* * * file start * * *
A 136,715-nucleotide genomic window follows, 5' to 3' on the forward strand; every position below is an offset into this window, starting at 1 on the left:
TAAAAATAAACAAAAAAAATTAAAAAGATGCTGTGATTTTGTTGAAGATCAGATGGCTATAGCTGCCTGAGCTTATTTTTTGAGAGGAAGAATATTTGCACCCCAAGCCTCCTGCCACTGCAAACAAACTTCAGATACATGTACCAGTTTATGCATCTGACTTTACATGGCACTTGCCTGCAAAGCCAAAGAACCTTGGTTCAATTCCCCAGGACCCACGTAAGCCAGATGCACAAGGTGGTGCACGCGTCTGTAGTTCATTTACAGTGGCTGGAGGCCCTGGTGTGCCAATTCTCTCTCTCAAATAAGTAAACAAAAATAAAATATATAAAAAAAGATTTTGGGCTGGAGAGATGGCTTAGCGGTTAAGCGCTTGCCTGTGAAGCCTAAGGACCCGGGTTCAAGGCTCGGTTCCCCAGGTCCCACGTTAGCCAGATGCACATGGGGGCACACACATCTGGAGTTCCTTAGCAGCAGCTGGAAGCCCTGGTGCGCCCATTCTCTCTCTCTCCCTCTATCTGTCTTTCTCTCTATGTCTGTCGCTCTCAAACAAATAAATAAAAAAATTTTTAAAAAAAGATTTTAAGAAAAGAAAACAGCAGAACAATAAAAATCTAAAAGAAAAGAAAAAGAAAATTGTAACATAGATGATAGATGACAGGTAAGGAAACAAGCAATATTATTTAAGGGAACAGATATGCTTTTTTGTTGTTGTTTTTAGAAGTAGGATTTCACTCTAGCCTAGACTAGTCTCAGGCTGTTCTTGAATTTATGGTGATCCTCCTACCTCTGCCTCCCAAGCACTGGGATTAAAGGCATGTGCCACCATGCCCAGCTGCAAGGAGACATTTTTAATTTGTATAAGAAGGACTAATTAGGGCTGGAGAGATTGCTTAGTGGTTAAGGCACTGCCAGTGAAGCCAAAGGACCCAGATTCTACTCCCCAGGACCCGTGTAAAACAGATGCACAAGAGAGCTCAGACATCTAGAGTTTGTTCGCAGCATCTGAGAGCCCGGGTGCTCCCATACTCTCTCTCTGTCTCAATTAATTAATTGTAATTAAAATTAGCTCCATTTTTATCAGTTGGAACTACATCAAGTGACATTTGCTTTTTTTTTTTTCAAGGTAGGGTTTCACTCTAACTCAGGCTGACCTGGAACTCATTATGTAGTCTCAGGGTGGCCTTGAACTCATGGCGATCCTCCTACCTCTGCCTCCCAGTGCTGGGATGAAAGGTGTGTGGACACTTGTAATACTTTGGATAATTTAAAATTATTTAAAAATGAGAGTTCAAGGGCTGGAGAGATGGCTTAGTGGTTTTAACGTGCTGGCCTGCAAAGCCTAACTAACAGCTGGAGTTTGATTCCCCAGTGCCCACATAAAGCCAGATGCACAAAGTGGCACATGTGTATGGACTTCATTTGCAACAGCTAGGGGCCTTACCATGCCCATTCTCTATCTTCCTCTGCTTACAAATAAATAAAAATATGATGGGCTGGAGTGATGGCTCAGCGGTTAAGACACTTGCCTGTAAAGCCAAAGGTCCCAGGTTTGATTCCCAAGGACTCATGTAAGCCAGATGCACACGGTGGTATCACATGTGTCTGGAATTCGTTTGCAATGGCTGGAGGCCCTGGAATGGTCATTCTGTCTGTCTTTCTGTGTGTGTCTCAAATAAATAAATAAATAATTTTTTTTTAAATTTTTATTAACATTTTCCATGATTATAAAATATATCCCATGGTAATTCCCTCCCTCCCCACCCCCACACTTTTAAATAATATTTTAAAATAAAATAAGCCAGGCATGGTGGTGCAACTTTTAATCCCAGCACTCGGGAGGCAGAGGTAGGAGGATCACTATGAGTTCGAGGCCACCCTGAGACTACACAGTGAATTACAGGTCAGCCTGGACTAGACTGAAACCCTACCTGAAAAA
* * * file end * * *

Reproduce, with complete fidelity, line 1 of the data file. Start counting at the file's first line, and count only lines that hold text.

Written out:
A 136,715-nucleotide genomic window follows, 5' to 3' on the forward strand; every position below is an offset into this window, starting at 1 on the left: